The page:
Flu: The Story Of the Great Influenza Pandemic of 1918 and the Search for the Virus That Caused It

Flu: The Story Of the Great Influenza Pandemic of 1918 and the Search for the Virus That Caused It

In 1918 the Great Flu Epidemic killed an estimated 40 million people virtually overnight. If such a plague returned today, taking a comparable percentage of the U.S. population with it, 1.5 million Americans would die.

The fascinating, true story of the world's deadliest disease.
In 1918, the Great Flu Epidemic felled the young and healthy virtually overnight. An estimated forty million people died as the epidemic raged. Children were left orphaned and families were devastated. As many American soldiers were killed by the 1918 flu as were killed in battle during World War I. And no area of the globe was safe. Eskimos living in remote outposts in the frozen tundra were sickened and killed by the flu in such numbers that entire villages were wiped out.
Scientists have recently rediscovered shards of the flu virus frozen in Alaska and preserved in scraps of tissue in a government warehouse. Gina Kolata, an acclaimed reporter for "The New York Times," unravels the mystery of this lethal virus with the high drama of a great adventure story. Delving into the history of the flu and previous epidemics, detailing the science and the latest understanding of this mortal disease, Kolata addresses the prospects for a great epidemic recurring, and, most important, what can be done to prevent it.

Title:Flu: The Story Of the Great Influenza Pandemic of 1918 and the Search for the Virus That Caused It
Edition Language:English
ISBN:9780743203982
Format Type:

    Flu: The Story Of the Great Influenza Pandemic of 1918 and the Search for the Virus That Caused It Reviews

  • Jeffrey Keeten

    ”This is a detective story. Here was a mass murderer that was around 80 years ago and who’s never been brought to justice. And what we’re trying to do is find the murderer.”--Jeffery Taubenber...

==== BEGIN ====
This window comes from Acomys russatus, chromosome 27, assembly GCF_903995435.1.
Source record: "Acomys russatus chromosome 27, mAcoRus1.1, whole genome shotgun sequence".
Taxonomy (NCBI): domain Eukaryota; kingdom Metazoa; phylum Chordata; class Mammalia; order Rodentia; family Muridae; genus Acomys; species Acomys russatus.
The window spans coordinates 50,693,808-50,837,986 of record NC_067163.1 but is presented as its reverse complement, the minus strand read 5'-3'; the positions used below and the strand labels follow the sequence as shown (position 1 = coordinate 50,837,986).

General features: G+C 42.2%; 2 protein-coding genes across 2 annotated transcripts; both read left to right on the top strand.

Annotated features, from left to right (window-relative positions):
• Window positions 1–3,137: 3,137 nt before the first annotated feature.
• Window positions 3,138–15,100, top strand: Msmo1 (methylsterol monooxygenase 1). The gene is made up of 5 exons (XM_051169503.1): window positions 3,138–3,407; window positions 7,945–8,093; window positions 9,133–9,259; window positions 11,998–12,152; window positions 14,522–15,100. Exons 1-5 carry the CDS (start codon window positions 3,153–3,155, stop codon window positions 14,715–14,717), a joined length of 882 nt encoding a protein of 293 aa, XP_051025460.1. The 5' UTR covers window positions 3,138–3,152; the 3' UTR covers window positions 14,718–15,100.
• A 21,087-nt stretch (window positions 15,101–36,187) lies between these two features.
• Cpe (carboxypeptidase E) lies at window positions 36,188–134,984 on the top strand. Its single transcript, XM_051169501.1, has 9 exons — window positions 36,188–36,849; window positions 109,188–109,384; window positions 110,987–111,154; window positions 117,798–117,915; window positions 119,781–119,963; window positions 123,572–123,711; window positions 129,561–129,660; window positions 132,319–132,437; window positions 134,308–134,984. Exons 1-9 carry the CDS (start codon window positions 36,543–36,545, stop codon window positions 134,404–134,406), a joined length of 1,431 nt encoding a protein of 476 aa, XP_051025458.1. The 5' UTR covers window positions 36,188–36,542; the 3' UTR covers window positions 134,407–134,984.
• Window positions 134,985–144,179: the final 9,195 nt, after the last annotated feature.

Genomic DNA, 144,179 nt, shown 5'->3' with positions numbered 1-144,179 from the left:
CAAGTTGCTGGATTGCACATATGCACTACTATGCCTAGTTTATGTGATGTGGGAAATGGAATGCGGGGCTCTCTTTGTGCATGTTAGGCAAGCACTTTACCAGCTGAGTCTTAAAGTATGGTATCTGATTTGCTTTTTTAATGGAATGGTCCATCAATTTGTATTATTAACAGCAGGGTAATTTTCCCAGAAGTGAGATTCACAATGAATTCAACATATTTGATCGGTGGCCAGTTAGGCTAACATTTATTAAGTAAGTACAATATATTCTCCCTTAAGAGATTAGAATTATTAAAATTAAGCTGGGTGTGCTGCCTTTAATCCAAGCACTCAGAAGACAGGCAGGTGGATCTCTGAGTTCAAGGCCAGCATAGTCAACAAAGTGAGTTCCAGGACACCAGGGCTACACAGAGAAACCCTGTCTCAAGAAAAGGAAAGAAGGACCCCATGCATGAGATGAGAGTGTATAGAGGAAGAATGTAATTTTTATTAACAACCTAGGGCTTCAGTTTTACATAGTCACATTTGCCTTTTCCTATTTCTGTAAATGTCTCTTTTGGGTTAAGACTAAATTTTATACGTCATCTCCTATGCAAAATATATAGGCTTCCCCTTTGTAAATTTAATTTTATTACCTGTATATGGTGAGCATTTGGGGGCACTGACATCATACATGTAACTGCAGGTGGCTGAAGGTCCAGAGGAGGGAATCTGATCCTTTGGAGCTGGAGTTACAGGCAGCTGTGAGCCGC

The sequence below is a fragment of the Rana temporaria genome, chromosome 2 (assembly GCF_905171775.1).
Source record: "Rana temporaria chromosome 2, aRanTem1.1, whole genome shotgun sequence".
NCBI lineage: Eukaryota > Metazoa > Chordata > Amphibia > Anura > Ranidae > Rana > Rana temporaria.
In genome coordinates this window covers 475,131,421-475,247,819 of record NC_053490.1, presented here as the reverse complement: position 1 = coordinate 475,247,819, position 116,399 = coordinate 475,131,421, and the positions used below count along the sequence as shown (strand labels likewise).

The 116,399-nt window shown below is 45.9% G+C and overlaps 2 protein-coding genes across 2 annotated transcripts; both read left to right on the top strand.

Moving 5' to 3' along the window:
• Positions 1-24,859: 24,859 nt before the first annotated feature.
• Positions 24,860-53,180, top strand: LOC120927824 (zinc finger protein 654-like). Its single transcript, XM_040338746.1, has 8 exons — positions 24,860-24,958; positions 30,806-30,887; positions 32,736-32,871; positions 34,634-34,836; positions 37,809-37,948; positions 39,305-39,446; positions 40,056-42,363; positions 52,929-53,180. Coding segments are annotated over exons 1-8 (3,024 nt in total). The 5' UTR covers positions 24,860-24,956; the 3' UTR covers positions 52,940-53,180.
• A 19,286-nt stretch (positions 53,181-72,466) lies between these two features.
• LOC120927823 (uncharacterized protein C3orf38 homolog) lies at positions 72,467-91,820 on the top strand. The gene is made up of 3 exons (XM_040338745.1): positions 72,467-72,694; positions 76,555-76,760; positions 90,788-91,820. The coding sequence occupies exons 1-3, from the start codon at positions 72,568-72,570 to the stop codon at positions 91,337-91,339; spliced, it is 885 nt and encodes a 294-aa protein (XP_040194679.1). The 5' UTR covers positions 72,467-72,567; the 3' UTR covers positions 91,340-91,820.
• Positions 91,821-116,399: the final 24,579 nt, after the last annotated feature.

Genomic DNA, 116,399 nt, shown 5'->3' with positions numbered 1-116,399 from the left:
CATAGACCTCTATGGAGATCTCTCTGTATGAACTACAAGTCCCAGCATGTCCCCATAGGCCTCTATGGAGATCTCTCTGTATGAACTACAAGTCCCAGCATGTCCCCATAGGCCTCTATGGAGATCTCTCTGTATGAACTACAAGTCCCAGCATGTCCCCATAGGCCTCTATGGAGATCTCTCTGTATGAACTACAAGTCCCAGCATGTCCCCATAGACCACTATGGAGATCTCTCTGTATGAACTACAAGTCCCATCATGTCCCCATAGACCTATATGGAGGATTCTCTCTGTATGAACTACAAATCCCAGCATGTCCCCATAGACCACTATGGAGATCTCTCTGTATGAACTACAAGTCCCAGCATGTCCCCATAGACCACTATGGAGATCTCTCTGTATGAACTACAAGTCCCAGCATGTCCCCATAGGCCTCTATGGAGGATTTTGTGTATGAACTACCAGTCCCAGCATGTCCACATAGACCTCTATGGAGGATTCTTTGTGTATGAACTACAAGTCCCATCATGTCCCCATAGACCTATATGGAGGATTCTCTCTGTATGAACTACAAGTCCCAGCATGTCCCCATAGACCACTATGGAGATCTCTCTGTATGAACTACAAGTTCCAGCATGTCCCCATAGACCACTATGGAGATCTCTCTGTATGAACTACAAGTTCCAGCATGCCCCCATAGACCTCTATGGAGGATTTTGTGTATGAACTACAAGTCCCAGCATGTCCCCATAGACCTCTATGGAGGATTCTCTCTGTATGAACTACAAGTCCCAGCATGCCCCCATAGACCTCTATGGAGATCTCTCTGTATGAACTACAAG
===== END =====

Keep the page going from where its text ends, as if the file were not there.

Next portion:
• Ned Ryerson

    I love a good disease book. And I think the 1918 flu is just about as fascinating as you can get. But this book talks more about theories and old-timey labs than it does about the human side of this e...

  • Jeanette (Again)

    Did not finish. If you're looking for a book about what it was like to experience the 1918 flu pandemic, this is not the book you want. The title of this book should be The Search for the Virus That C...

  • Doreen Petersen

    Outstanding book with lots of scientific info. So much time and energy was spent by many, many people to find out the cause of the 1918 flu pandemic but alas not definitive answer has yet been found. ...

  • Lynne King

    This book was just excellent and that's all that needs to be said.I recommend it to anyone who has an interest in medical history and likes Germ Theory. Why I didn't study science at university instea...

  • Elizabeth

    Unfortunately I found the writing horribly awkward and clunky. And worst of all for me, extremely repetitive and long-winded. I'm fairly certain the book could have been at least a third shorter if th...

  • Kaethe Douglas

    Outstanding. I picked it up a second time because it's in my interests, without recognizing it. It was outstanding the second time through, so I finished it again.***Mar 12, 2020Came up today, since t...

  • Betsy

    The title is a little bit of a misnomer. It's not so much a history of the pandemic -- just a portion of the first chapter is devoted to that -- as a history of the efforts of scientists subsequent to...

  • Jose Moa

    A good book on the deadly, ill named, spanish flu because today nobody knows where exactly this pandemia begun.The book is devoted to the history,epidemiology and investigation of this letal virus,tha...

  • Charles

    "Flu" is a quick, easy, read that skims over the 1918 Pandemic and introduces the reader to the current science of influenza.However, the book draws no solid conclusions, and has no real ending. It al...